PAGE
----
The Publisher’s reflections on The Championships
[quote]”I have covered Wimbledon as a sports photographer for over 50 years and it never ceases to amaze me. The event, the tennis, the players and officials – and those who turn up to watch.”[/quote]
Here’s a snapshot of 2018 with some of my favourite pictures, plus some stories of how we in the media cover The Championships.
1. That’s my Daddy!
Stefan Djokovic points proudly to his dad Novak who has just won his fourth Wimbledon Singles title and his thirteenth Grand Slam in all. And…
[quote]“The moment I will carry in my heart forever”[/quote]
2018 Men’s Singles Champion Novak said when he spotted his four-year-old son Stefan with his mum Jelena in the players box as the trophy presentation began.
Wimbledon protocol dictates that player’s children cannot be present in the box during play until they are five years old. Last year Roger Federer had his two sets of twins in the box, so Stefan was bought in as the award ceremony began and promptly stole the show.
2. Novak Djokovic at his athletic best during the Men’s Singles Final.
4. Gracious in defeat.
Serena Williams, who was chasing Margaret Court’s record of 24 singles titles and playing in her first final since giving birth to her daughter Alexis Olympia a year ago, congratulates winner, Germany’s 30-year-old Angelique Kerber, who now has three Grand Slam Singes titles: 2016 Australia, 2016 US Open, 2018 Wimbledon and career earnings of US$23,000,000.
5. Butterfly stops play!
At Wimbledon I am nearly always listening to Wimbledon Radio or BBC Radio 5 live through bluetooth headphones while I am shooting a match to keep track of events on other courts in case there is an upset brewing.
However, this time it was the Djokovic v Rafa Nadal epic semi-final that was making history, becoming the second longest ever Wimbledon semi final 6-4 3-6 7-6 (11-9) 3-6 10-8, lasting 5 hours and 16 minutes.
A few seconds of that time was due to a butterfly settling briefly on Rafa’s shorts in a “delicate” position and then on the frame of his racket as he was about to serve. Being the caring person that he is, Rafa waited until it fluttered off by its own accord, rather than trying to swat it away.
The Radio 5 live commentary team had been constantly “filling” by referring to “two butterflies” flitting about centre court during that match, rather like cricket commentator Henry Blofeld and his pigeons on Test Match Special.
By coincidence legendary naturalist Sir David Attenborough was a guest in the front row of the Royal Box, and I spotted he was using his binoculars frequently. Perhaps it was the butterflies that he was looking at because he has just launched the world’s largest ever butterfly count on BBC Television.
6. An army of volunteers
Like many major sporting events, Wimbledon or “The Championships” as the All England Lawn Tennis Club prefers them to be known, needs an army of volunteers to help things run smoothly.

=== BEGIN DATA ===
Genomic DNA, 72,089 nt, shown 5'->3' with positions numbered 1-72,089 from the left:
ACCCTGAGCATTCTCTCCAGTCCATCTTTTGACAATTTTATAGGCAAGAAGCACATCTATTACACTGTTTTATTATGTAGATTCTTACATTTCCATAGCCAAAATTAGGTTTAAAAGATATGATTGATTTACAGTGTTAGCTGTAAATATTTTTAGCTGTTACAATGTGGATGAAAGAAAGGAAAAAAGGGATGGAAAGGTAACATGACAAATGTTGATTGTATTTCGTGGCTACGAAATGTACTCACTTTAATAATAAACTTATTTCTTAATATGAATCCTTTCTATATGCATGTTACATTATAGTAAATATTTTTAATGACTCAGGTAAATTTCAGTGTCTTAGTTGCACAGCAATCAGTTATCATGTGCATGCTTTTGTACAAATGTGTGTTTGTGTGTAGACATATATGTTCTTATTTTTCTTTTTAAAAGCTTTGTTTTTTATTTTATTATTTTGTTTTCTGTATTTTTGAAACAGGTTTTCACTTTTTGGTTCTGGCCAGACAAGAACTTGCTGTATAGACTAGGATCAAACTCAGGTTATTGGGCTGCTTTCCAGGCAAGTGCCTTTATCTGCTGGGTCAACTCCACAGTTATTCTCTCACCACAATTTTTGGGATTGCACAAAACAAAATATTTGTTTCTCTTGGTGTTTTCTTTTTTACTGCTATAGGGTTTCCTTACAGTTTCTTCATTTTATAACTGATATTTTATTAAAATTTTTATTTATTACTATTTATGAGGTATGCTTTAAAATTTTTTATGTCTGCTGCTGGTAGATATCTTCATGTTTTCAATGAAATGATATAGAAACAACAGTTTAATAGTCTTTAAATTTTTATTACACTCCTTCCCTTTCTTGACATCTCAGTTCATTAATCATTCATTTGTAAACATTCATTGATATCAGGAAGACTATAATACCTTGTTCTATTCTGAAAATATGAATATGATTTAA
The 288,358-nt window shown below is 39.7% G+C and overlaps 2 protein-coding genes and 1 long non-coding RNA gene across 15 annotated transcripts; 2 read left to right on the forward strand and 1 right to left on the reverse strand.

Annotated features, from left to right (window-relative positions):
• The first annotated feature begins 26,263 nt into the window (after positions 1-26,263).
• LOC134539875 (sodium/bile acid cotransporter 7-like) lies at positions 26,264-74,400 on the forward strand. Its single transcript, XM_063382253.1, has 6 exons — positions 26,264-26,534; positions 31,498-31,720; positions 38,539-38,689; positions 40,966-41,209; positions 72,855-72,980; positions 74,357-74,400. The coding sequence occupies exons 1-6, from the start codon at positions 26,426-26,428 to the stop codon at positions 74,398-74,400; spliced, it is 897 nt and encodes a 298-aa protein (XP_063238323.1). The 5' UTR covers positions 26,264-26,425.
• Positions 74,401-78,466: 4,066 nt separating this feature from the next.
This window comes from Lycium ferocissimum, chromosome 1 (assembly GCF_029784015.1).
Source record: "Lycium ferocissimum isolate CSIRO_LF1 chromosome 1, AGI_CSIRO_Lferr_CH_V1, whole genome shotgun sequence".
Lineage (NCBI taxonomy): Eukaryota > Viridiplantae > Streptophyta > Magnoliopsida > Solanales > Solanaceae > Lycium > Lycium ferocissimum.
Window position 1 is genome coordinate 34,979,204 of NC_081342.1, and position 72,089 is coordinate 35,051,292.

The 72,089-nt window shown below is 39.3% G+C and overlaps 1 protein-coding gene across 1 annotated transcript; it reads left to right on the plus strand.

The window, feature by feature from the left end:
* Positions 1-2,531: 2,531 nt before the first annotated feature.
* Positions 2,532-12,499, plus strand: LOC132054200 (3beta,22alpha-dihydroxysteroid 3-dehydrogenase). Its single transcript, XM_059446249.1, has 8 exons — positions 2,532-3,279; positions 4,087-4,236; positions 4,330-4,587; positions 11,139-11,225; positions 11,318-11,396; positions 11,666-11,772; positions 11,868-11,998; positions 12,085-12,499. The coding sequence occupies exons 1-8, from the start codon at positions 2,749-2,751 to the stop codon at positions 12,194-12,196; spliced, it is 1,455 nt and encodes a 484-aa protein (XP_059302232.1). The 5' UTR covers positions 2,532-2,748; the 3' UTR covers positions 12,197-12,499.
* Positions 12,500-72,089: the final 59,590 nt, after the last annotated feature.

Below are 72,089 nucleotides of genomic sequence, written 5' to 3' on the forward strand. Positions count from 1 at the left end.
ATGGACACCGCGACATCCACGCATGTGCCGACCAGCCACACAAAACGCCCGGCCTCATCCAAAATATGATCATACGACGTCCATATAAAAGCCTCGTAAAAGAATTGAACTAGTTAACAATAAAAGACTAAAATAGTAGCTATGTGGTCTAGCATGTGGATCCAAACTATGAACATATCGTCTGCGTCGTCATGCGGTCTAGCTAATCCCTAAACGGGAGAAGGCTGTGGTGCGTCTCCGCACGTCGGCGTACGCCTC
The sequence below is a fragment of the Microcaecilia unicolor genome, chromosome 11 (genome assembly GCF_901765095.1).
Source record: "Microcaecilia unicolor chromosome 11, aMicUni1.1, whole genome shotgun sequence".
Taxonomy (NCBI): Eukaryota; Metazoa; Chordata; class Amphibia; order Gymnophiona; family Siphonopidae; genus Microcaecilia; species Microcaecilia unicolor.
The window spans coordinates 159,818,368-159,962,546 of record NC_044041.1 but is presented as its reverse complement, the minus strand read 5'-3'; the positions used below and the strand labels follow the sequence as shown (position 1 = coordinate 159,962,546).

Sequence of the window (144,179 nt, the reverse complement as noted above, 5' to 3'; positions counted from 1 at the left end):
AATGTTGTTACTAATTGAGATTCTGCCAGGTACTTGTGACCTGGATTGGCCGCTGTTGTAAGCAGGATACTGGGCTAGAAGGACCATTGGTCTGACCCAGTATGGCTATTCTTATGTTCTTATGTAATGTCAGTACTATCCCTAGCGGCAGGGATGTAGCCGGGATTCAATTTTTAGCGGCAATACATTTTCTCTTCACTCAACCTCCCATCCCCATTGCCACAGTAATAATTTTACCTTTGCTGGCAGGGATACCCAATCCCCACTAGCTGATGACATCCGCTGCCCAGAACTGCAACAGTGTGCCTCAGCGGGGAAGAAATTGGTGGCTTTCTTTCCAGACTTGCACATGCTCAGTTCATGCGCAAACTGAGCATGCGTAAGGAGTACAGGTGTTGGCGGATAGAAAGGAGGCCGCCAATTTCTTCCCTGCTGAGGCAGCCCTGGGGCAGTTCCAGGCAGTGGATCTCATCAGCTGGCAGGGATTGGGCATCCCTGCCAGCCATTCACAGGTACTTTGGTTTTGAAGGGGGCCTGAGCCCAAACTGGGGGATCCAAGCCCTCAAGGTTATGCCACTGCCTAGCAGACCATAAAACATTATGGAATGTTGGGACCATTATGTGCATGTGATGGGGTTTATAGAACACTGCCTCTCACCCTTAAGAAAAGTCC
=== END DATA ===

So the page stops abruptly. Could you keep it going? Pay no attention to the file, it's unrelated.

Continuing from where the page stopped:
There are the honorary stewards, whose wide-ranging role extends from the AELTC courts and surroundings to the on-day sales queue outside the grounds in Wimbledon Park and as far as Wimbledon and Southfields tube stations. The stewards provide a warm and friendly welcome to all who come to the Championships and help visitors to find their way around the grounds.
Strangers to Wimbledon might be surprised at the number of military personnel in the grounds and wonder if there’s a heightened security issue. However, while the All England Club has discreetly enhanced security measures in recent years following the rise in global tension, the Armed Forces’ presence dates back more than 70 years.
Wimbledon suffered bomb damage during the Second World War with one of the 40 bombs that hit the area striking Centre Court in October 1940. This destroyed part of the roof and enough seats to reduce capacity by more than 1,000.
When The Championships resumed in 1946, service personnel were involved in helping direct people to their seats around the bomb damage. That was the beginning of a long relationship with more than 300 members of the military working as unpaid volunteer stewards at The Championships each year.
They are complemented by around 200 volunteers recruited from the London Fire Brigade, who, like the military personnel, take unpaid leave, and nearly 200 members of the public, also volunteers, known as the Honorary Stewards.
Another essential cog in the wheel of success of Wimbledon is due to the highly trained scampering ball kids. About 250 Ball Boys and Girls (known affectionately as BBGs) from around 700 applicants work at The Championships.
The average age is 15 and many BBGs spend two years at the Championships.
Four teams of six are selected to be responsible for Centre and No.1 Courts. Six teams of six rotate around the other show courts. The remainder, in teams of six, rotate around the rest of the courts.
Their usual routine is one hour on, one hour off.
In the 1920s and ‘30s ball boys were provided by Shaftesbury Homes.
From 1946 they were provided by volunteers from institutions and schools, including Dr Barnardo’s homes. In 1977 ball girls were introduced and in 1980 the first mixed teams of ball boys and girls. Five years later saw ball girls on Centre Court for the first time.
Training begins in February at AELTC. Each prospective ball boy/girl will train once a fortnight and also attend four brief court training sessions at the Covered Courts before Easter. After the Easter break all training takes place at Wimbledon (mainly on the Covered Courts) and lasts until mid-June apart from school holidays.
The training sessions last 2-2.5 hours with 50-60 children per session with four sessions per week.
7. The “Village that never sleeps”.
Even after hours, activity goes on all night at the All England Club. Security checks, litter cleaning, preparing the hospitality and concession facilities for the next days guests.